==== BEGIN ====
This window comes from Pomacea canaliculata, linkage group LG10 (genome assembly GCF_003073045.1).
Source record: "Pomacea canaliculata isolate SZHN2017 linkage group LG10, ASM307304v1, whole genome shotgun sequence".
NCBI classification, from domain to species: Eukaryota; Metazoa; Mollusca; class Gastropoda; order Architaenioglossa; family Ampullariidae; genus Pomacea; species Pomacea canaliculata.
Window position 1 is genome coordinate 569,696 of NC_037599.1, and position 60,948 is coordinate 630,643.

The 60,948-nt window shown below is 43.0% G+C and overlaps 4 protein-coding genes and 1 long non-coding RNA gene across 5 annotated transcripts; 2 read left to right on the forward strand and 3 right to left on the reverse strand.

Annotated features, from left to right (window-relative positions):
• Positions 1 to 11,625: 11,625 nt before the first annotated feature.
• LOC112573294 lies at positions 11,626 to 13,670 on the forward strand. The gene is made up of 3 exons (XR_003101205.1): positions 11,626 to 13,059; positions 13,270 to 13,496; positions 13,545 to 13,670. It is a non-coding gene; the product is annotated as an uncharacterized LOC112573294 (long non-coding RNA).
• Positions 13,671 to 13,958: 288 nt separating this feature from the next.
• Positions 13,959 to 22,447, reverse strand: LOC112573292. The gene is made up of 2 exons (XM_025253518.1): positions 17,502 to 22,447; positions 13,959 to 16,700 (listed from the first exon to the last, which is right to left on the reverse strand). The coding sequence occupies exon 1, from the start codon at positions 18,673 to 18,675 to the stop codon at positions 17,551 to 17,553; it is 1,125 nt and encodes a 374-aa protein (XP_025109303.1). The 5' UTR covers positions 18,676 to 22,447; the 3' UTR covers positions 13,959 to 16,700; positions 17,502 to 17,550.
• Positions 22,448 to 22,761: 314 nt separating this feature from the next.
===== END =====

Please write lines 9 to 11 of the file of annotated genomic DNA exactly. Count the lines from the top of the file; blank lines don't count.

• Positions 13,671 to 13,958: 288 nt separating this feature from the next.
• Positions 13,959 to 22,447, reverse strand: LOC112573292. The gene is made up of 2 exons (XM_025253518.1): positions 17,502 to 22,447; positions 13,959 to 16,700 (listed from the first exon to the last, which is right to left on the reverse strand). The coding sequence occupies exon 1, from the start codon at positions 18,673 to 18,675 to the stop codon at positions 17,551 to 17,553; it is 1,125 nt and encodes a 374-aa protein (XP_025109303.1). The 5' UTR covers positions 18,676 to 22,447; the 3' UTR covers positions 13,959 to 16,700; positions 17,502 to 17,550.
• Positions 22,448 to 22,761: 314 nt separating this feature from the next.